Biological characteristics of B-ALL

In the 17 B-ALL patients analyzed at diagnosis, the myelogram identified more than 20% of blasts. Immunophenotyping showed low intensity of the CD45, allowing the gate of the blasts expressing the HLA-DR and CD34. The B-ALL were CD79a+, CD22+ and CD19+ and subdivided according to the EGIL classification. Cytogenetic analysis showed normal karyotype in 8 cases (Table 1). Six B-ALL patients presented chromosomal aberrations: 3 hyperdiploidies, 1 translocation t(1;19)(q23;p13), 1 structural anomaly of chromosome 21 and a marker chromosome.

All patients showed corticotherapy sensitivity at day 8 and achieved clinical remission after the first course of chemotherapy (Table 2).

IGH and IGK-Kde rearrangements analysis at diagnosis

The multiplex PCR allowed the amplification of 15 clonal IGH and IGK-Kde rearrangements (Table 1). To study IGH rearrangement, we used 7 primers (VH1 to VH7) combination in the multiplex PCR assay. We amplified in 9 patients one pic at the expected 250–295 pb size corresponding to VH-JH rearrangement (Figure 1A). The vast majority of rearrangements included VH3 gene, followed by VH1, VH4 and VH7. In each patient we have also determined the JH segment (JH3, 4, 5, 6) by direct sequencing.

Figure 1 GeneScan of IG rearrangement in a B lineage acute lymphoblastic leukemia patient (P14). A, Monoclonal VH-JH rearrangement; B, monoclonal VK-Kde rearrangement. 

For IGK-Kde rearrangement, we used 7 primers (VK1f/6 to VK7 and intron RSS) combination in the multiplex PCR assay. We amplified in 6 patients one pic at the expected 120–300 pb size corresponding to VK-Kde or RSS-Kde rearrangement (Figure 1B). Five patients showed VK1f/6-Kde rearrangement and only 1 presented the intron RSS-Kde rearrangement. Concomitant rearrangements of both IGH and IGK loci were observed in 4 cases (Table 1).

Sequencing analysis

Among the 15 amplified IG rearrangements, only 8 IGH and 3 IGK-Kde rearrangements were successfully sequenced. Negative results of sequencing or insufficient DNA specimens did not allow data analysis. The sequenced N-region confirmed the occurrence of VH-JH and VK-Kde rearrangements as determined by multiplex PCR (Table 3). Unfortunately, only the sequence of RSS-Kde rearrangement was not possible. The number of nucleotides in VH-JH or VK-Kde junctional region was identified (Table 3). The overall mean number of insertion was 6.9 (range: 0–24) and the overall mean number of deletions was 10.6 (range: 0–26). The N-region allowed the ASO construction in 8 IGH and only 2 IGK-Kde junctional regions.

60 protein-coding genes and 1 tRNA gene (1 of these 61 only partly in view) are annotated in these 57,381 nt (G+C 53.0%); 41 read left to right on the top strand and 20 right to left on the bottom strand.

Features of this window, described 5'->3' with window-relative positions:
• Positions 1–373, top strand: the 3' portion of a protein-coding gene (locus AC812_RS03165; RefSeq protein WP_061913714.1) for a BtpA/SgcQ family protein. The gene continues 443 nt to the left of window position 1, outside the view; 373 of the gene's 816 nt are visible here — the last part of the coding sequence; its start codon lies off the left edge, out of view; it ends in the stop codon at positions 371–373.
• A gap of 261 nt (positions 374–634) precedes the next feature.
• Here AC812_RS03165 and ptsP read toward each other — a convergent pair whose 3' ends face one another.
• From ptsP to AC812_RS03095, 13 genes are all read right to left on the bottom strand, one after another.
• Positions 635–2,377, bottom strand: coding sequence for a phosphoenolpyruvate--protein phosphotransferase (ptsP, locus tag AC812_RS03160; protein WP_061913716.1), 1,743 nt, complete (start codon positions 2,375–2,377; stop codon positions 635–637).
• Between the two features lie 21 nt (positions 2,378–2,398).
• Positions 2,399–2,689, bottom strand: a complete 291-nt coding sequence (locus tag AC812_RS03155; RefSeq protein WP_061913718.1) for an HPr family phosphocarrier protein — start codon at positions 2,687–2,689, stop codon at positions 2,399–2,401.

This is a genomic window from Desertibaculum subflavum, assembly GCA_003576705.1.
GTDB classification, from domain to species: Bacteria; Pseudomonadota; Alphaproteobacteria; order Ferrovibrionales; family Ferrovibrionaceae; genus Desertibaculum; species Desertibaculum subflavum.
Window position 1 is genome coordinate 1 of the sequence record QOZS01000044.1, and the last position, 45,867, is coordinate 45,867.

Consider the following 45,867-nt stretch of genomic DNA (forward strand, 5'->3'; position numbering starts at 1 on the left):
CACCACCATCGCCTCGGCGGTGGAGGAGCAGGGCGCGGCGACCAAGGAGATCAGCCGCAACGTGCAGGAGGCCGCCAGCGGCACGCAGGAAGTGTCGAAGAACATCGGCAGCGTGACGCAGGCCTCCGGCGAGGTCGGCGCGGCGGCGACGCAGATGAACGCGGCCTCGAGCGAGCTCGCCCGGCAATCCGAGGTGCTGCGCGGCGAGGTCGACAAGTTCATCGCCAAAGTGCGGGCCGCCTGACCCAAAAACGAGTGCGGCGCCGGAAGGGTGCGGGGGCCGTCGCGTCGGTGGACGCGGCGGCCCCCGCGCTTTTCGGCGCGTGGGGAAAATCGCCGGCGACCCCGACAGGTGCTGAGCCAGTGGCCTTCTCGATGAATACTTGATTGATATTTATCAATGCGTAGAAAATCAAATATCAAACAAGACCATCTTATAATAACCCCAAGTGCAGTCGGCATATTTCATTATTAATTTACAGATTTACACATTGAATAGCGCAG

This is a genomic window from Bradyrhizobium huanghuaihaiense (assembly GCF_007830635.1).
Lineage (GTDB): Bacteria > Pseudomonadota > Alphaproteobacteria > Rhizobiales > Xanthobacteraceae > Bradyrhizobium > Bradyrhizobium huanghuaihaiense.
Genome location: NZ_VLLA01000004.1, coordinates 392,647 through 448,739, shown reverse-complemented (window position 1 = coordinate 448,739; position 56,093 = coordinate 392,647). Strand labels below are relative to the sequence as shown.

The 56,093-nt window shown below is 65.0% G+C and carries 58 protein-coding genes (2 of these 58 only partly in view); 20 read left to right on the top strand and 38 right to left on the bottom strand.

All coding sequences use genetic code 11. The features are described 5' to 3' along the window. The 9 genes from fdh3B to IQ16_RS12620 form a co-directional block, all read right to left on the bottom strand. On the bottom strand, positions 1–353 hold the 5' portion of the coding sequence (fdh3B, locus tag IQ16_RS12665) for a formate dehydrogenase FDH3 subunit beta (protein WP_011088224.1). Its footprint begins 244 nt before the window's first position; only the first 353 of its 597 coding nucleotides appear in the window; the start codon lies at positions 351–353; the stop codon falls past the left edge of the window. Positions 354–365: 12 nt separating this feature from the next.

MRD evaluation

Cytomorphological analysis was performed after induction phase (day 35) in 11 patients (P1 to P11) among the 17 cases. Five patients were in cytological remission with less than 5% of blasts, whereas 4 patients (P1, P3, P9, P10) showed no cytological remission. In 2 cases (P2, P4) results were inconclusive due to poor preparation of smears or low concentration of sample.

As IGH and IGK-Kde rearrangements are highly stable PCR targets with relatively large junctional regions, we have applied in this study these rearrangements for MRD monitoring in B-ALL cases by RQ-PCR.

To provide a quantification assay, standard curves were drawn with serial dilution of the diagnosis DNA into control DNA. The RQ-PCR assay was performed with each patient DNA and its quality was compared to amplification results of housekeeping albumin gene. Data were reported using a common threshold of 1. ASO primers were tested for their sensitivity in 7 IGH N-regions and only in 1 IGK-Kde N-region due to unavailable MRD points (Table 3). For all B-ALL cases, standard curves exhibited a slope between –3.1 and –3.9 and a correlation coefficient of at least 0.98 for precise quantification (Figure 2A). For IGH-ASO primers, the sensitivity reached the threshold of 10−5 and the amplification curves allowed the evaluation of the MRD level at Ct value (Figure 2B). Four patients had an undetectable level of MRD (P3, P9, P10, P11) (Figure 3). Two patients (P1, P8) showed residual blasts with a rate of 5.2×10−4 and 9.6×10–4, respectively. In 1 case (P4), the residual blasts were in an overall quantification area (Table 3). For IGK-Kde ASO primer, the sensitivity reached the threshold of 10−5 and 1 patient (P1) had a high MRD level of 6×10−4 (Table 3).

Figure 2 Minimal residual disease monitoring of a B lineage acute lymphoblastic leukemia (P1) using VH-JH rearrangement. A, standard curve; B, amplification curves.